9304 AN INTERESTING PAIR OF GILT COMPOSITION REGENCY DRESSING MIRRORS English.Circa 1820.   Measurements: Height: 47 1/2″ (121 cm) Width: 19″ (48 cm) Depth: 19″ (48 cm).  


Of carved giltwood and composition. Each surmounted by a circular mirror plate set inside a wreath above a shaped shelf with moulded rim, the open stems of three foliate scrolls with carved shell motif at the base, the stems on three downward scrolling legs with shaped feet.

This pair of dressing mirrors represents the revival of Rococo elements in nineteenth century English furniture design. The enthusiasm in England for French 18th century furniture was spurred after the French revolution, when pieces were made available for import. They were collected by the aristocracy and nobility, including the Duke of Wellington and the Prince Regent, who, as king, George IV, was heavily responsible for the popularization of the style.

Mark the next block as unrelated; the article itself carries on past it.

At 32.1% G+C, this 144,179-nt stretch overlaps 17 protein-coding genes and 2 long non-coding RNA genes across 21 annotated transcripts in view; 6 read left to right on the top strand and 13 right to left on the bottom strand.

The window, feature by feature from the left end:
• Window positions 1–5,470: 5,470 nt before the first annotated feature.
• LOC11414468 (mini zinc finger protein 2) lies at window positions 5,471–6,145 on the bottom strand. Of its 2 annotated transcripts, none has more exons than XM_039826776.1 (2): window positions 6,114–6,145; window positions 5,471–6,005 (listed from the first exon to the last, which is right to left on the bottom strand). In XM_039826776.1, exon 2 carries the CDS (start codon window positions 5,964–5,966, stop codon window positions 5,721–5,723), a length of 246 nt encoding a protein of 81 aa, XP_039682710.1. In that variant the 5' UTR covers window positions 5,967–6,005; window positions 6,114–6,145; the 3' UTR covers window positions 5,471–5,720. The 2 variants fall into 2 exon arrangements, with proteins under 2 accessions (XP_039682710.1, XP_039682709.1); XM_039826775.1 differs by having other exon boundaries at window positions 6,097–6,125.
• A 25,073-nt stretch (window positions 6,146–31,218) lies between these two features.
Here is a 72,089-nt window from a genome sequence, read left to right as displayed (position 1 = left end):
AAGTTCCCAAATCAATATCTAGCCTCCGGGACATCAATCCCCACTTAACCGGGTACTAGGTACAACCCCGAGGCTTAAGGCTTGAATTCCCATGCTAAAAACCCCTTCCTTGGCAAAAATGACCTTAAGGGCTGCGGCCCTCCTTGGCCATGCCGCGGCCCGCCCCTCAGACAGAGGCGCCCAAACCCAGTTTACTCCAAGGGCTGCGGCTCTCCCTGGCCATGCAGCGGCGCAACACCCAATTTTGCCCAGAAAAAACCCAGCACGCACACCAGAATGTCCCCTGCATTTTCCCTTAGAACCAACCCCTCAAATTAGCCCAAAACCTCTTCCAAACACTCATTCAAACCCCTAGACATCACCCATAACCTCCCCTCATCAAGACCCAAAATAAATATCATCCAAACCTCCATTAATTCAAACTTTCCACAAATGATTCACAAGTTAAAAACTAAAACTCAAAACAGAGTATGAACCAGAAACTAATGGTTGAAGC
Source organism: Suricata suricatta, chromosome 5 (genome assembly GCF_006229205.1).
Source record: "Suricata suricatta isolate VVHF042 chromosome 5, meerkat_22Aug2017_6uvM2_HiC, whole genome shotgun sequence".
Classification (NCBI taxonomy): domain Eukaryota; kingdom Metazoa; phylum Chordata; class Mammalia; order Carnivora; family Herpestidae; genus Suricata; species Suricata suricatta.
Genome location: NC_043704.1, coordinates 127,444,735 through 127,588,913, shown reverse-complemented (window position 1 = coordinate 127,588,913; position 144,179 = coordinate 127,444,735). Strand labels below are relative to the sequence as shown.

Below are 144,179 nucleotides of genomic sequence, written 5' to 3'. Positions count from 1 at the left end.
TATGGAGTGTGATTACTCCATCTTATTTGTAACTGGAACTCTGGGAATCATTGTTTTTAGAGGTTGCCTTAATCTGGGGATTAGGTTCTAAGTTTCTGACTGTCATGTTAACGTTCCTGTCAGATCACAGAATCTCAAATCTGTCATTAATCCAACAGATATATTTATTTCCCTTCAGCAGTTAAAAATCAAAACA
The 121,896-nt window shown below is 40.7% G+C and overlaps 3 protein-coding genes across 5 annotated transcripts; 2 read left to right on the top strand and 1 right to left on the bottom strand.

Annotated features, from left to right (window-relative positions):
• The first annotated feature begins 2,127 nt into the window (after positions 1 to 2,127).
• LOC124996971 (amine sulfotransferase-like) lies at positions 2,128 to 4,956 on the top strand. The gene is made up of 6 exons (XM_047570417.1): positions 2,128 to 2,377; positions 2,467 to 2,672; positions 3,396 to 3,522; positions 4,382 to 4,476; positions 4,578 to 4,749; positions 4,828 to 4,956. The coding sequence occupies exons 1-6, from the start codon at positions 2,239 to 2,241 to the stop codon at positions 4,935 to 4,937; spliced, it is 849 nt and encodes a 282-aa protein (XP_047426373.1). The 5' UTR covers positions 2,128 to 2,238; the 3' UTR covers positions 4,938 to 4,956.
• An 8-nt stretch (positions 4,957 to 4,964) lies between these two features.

Rococo Revival, as it was called, was based upon a combination of the Louis XIV, XV and XVI styles with English forms. Later, the reign of George’s brother, William IV, from 1830-37 served as an important transition period between Regency and Victorian styles, with furniture gradually becoming heavier in form.

The expressive mirror stands are decorated with foliate and shell decoration resonant of the rococo style that swept through Europe nearly a century earlier. However, the ornamental vocabulary of the Rococo is used without the asymmetry or spontaneity of design.

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